Finnair Announces Long-Term Recovery Personnel Incentives

Many airlines worldwide are facing significant financial crises due to the implications of the coronavirus pandemic. Finnair is one such carrier. In order to help facilitate its rebuilding process in years to come, the airline is calling upon its employees to help secure the company’s future. The Finnish flag carrier has launched a long-term incentive program to promote this movement.

Finnair was founded in 1923 as Aero O/Y. Photo: Getty Images

Three-year rebuilding period

In a press release dated October 9th, Finnair launched a long-term incentive plan as part of its attempts to rebuild following the coronavirus pandemic. The program will reward employees with payments in 2023 should the rebuilding process prove successful.

This is set to take years of hard work and dedication, and the airline has already sold an Airbus A350 to raise money. Finnair was reported in April to be losing €2 million a day, with refunds between February and June amounting to €270 million.

The incentives specifically concern “personnel groups with whom it reaches agreements on permanent cost savings that support Finnair’s recovery.” This hints at widespread and permanent job losses. Indeed, Simple Flying reported in August that the general downturn faced by the aviation industry as a result of coronavirus was forcing the airline to consider cutting around 1,000 jobs.

The pandemic looks set to force Finnair to cut around 1,000 jobs. Photo: Getty Images

The decreased personnel costs among these groups are said to have been jointly agreed, and are part of a comprehensive adjustment and cost-savings program. The plan is set to affect employees at varying levels of Finnair’s structure. The incentives are said to be aimed at both personnel and management. This reflects the carrier’s statement that “securing the company’s future demands a long-term contribution from all Finnair employees.”

Ambitious but well-aligned targets

The payment of rewards from the program is conditional to Finnair achieving a series of performance indicators and financial targets. These are set for the third quarter of 2023. The targets are said to be both ambitious and aligned with the interests of the company and its shareholders.

Should these goals be met across the board, employees participating in the incentive program will be due a payout in Q3 of 2023. This will amount to a maximum of two months’ salary. Whether this is sufficient compensation for a lost job is another matter. However, it does at least recognize their contribution to securing Finnair’s future.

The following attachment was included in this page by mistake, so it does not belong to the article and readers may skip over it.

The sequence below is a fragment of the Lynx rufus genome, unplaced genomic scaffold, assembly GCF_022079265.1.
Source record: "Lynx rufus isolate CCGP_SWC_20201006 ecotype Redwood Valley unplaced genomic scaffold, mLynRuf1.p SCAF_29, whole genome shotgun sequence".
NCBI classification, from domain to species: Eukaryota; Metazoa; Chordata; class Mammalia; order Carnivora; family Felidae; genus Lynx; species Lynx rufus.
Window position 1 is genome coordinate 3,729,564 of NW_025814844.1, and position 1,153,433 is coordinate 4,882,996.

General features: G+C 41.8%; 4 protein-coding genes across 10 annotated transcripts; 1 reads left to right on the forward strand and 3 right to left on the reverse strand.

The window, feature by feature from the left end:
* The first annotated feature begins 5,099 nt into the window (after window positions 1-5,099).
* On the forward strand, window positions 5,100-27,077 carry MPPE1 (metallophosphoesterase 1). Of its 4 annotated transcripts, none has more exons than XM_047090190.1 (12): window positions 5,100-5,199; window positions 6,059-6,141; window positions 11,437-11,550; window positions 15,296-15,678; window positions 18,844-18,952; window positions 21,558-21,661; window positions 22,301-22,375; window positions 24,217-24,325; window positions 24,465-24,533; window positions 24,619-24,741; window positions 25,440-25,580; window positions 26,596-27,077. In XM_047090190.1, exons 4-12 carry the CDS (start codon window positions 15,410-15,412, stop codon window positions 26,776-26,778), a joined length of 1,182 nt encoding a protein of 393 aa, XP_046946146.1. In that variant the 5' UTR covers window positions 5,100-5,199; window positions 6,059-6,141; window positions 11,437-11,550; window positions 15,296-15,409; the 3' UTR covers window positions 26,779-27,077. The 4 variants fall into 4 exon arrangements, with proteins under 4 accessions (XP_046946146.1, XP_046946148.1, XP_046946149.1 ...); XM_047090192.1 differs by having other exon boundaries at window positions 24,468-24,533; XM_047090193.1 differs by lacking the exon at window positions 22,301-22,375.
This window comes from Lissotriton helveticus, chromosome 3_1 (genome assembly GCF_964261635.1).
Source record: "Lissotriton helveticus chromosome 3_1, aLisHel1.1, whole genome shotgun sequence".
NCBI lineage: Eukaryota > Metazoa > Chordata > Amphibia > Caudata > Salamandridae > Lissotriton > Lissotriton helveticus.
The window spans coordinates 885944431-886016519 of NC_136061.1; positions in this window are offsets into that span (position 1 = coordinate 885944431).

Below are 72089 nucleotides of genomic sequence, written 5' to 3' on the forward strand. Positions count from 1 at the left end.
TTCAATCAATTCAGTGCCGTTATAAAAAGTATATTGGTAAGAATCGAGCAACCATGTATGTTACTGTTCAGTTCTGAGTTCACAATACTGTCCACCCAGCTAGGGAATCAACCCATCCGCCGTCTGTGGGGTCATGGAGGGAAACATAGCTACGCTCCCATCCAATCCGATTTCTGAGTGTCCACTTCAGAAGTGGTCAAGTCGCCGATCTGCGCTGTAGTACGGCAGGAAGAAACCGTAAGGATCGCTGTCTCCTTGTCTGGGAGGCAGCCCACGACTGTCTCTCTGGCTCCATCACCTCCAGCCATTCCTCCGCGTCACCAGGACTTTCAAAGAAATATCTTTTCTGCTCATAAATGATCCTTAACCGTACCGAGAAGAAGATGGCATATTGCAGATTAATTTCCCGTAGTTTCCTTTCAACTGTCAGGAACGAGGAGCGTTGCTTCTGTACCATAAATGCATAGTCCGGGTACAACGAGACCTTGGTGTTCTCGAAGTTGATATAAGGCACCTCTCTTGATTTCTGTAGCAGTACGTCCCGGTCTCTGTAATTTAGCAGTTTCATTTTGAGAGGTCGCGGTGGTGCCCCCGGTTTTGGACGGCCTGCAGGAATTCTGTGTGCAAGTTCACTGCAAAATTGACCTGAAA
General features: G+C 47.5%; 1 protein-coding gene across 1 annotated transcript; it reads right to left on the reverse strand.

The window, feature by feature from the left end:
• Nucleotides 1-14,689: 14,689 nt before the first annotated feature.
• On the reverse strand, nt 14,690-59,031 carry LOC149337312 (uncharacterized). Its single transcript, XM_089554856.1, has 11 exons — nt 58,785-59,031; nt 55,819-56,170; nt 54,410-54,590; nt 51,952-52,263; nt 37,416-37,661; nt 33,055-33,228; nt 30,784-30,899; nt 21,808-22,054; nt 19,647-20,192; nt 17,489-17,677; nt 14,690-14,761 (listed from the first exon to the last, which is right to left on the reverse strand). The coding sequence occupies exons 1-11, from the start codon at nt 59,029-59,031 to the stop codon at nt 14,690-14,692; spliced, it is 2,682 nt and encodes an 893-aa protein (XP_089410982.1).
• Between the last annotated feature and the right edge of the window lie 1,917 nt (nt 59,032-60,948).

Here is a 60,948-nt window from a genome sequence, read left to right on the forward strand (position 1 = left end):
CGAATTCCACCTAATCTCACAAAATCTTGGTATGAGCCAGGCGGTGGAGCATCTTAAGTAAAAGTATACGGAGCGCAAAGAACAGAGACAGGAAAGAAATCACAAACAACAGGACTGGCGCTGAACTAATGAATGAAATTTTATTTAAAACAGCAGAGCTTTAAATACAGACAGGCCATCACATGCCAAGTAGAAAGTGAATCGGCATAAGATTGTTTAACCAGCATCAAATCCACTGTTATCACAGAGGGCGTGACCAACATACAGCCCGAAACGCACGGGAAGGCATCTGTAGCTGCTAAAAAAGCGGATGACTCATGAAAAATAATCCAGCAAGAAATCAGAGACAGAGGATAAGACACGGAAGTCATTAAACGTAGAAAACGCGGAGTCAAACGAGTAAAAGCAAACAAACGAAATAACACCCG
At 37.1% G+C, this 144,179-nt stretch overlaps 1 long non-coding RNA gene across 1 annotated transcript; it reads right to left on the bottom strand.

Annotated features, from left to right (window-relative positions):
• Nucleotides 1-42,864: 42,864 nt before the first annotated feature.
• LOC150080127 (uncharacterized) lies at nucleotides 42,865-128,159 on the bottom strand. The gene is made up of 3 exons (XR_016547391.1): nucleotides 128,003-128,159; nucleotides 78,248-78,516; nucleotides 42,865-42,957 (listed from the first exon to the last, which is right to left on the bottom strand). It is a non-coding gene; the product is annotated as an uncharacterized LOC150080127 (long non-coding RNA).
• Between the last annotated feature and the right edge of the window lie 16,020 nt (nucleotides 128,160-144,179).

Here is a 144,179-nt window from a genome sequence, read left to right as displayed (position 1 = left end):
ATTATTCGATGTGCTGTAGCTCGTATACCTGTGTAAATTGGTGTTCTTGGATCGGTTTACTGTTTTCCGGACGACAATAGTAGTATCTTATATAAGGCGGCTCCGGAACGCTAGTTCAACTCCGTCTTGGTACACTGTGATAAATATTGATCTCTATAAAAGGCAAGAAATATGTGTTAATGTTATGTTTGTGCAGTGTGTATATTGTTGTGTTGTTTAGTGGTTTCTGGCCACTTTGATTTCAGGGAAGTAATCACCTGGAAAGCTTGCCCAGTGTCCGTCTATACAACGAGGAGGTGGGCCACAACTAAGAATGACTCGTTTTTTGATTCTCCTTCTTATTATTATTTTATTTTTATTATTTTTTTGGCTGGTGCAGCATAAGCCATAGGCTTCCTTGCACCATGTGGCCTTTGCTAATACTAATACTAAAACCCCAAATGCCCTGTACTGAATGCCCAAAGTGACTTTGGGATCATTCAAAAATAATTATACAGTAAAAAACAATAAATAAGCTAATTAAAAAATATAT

There is also potential for the incentive plan to grow further. The airline states that:

Finnair has reserved the possibility to offer the incentive program to personnel groups with whom agreements on permanent cost savings have not yet been reached. If such agreements are reached shortly, these personnel groups will take part in the new incentive program under the same conditions as other participants.”

Finnair’s rebuilding targets concern both its personnel and executive board. Photo: Getty Images

Executive board also affected

Finnair’s executive board is also subject to a performance-based long-term incentive plan. This will see nine initial participants given “the opportunity to earn Finnair shares and cash as a long-term incentive reward.” This group will comprise executive board members and the CEO.

This is, once again, conditional to performance indicators and financial targets being achieved. The period for these goals spans July 2020 to June 2023. It remains to be seen whether or not the program will prove successful. It is promising that Finnair plans to eventually reward employees who have been let go. For their sake, one can only hope that all the necessary targets are met, and Finnair’s future is secured.

What are your experiences flying on Finnair? Do you expect their rebuilding process to be successful? Let us know your thoughts in the comments.